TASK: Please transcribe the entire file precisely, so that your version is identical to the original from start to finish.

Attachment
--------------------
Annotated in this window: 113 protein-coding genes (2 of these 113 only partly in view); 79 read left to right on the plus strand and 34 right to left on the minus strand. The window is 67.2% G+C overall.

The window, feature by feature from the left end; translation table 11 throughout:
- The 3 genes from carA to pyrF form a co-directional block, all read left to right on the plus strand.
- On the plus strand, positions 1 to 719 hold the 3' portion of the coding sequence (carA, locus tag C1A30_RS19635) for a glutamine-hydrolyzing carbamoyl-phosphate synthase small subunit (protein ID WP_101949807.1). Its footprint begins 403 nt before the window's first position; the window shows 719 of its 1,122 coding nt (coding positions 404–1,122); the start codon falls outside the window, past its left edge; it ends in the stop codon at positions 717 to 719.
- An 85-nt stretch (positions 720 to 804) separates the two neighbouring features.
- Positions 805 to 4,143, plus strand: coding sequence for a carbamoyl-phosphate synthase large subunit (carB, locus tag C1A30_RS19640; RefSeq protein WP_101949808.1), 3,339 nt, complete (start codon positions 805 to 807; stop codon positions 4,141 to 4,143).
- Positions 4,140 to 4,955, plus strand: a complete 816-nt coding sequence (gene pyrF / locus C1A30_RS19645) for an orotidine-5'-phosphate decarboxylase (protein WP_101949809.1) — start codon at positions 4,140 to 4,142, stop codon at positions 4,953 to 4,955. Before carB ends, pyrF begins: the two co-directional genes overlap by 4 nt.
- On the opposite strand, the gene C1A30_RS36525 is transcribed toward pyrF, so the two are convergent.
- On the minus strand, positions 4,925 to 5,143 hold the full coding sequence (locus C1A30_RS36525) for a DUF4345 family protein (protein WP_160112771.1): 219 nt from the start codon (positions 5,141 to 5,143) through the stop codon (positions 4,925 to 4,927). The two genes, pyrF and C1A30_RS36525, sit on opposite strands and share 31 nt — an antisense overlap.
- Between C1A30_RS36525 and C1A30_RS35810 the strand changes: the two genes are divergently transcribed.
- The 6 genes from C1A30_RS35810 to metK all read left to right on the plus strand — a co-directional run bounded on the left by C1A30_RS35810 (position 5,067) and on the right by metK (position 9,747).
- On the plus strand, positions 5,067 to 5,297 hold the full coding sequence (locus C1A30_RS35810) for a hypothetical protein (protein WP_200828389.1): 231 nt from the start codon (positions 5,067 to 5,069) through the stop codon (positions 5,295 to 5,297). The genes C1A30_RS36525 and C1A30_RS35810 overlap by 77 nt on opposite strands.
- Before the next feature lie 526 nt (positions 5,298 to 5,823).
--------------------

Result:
Annotated in this window: 113 protein-coding genes (2 of these 113 only partly in view); 79 read left to right on the plus strand and 34 right to left on the minus strand. The window is 67.2% G+C overall.

The window, feature by feature from the left end; translation table 11 throughout:
- The 3 genes from carA to pyrF form a co-directional block, all read left to right on the plus strand.
- On the plus strand, positions 1 to 719 hold the 3' portion of the coding sequence (carA, locus tag C1A30_RS19635) for a glutamine-hydrolyzing carbamoyl-phosphate synthase small subunit (protein ID WP_101949807.1). Its footprint begins 403 nt before the window's first position; the window shows 719 of its 1,122 coding nt (coding positions 404–1,122); the start codon falls outside the window, past its left edge; it ends in the stop codon at positions 717 to 719.
- An 85-nt stretch (positions 720 to 804) separates the two neighbouring features.
- Positions 805 to 4,143, plus strand: coding sequence for a carbamoyl-phosphate synthase large subunit (carB, locus tag C1A30_RS19640; RefSeq protein WP_101949808.1), 3,339 nt, complete (start codon positions 805 to 807; stop codon positions 4,141 to 4,143).
- Positions 4,140 to 4,955, plus strand: a complete 816-nt coding sequence (gene pyrF / locus C1A30_RS19645) for an orotidine-5'-phosphate decarboxylase (protein WP_101949809.1) — start codon at positions 4,140 to 4,142, stop codon at positions 4,953 to 4,955. Before carB ends, pyrF begins: the two co-directional genes overlap by 4 nt.
- On the opposite strand, the gene C1A30_RS36525 is transcribed toward pyrF, so the two are convergent.
- On the minus strand, positions 4,925 to 5,143 hold the full coding sequence (locus C1A30_RS36525) for a DUF4345 family protein (protein WP_160112771.1): 219 nt from the start codon (positions 5,141 to 5,143) through the stop codon (positions 4,925 to 4,927). The two genes, pyrF and C1A30_RS36525, sit on opposite strands and share 31 nt — an antisense overlap.
- Between C1A30_RS36525 and C1A30_RS35810 the strand changes: the two genes are divergently transcribed.
- The 6 genes from C1A30_RS35810 to metK all read left to right on the plus strand — a co-directional run bounded on the left by C1A30_RS35810 (position 5,067) and on the right by metK (position 9,747).
- On the plus strand, positions 5,067 to 5,297 hold the full coding sequence (locus C1A30_RS35810) for a hypothetical protein (protein WP_200828389.1): 231 nt from the start codon (positions 5,067 to 5,069) through the stop codon (positions 5,295 to 5,297). The genes C1A30_RS36525 and C1A30_RS35810 overlap by 77 nt on opposite strands.
- Before the next feature lie 526 nt (positions 5,298 to 5,823).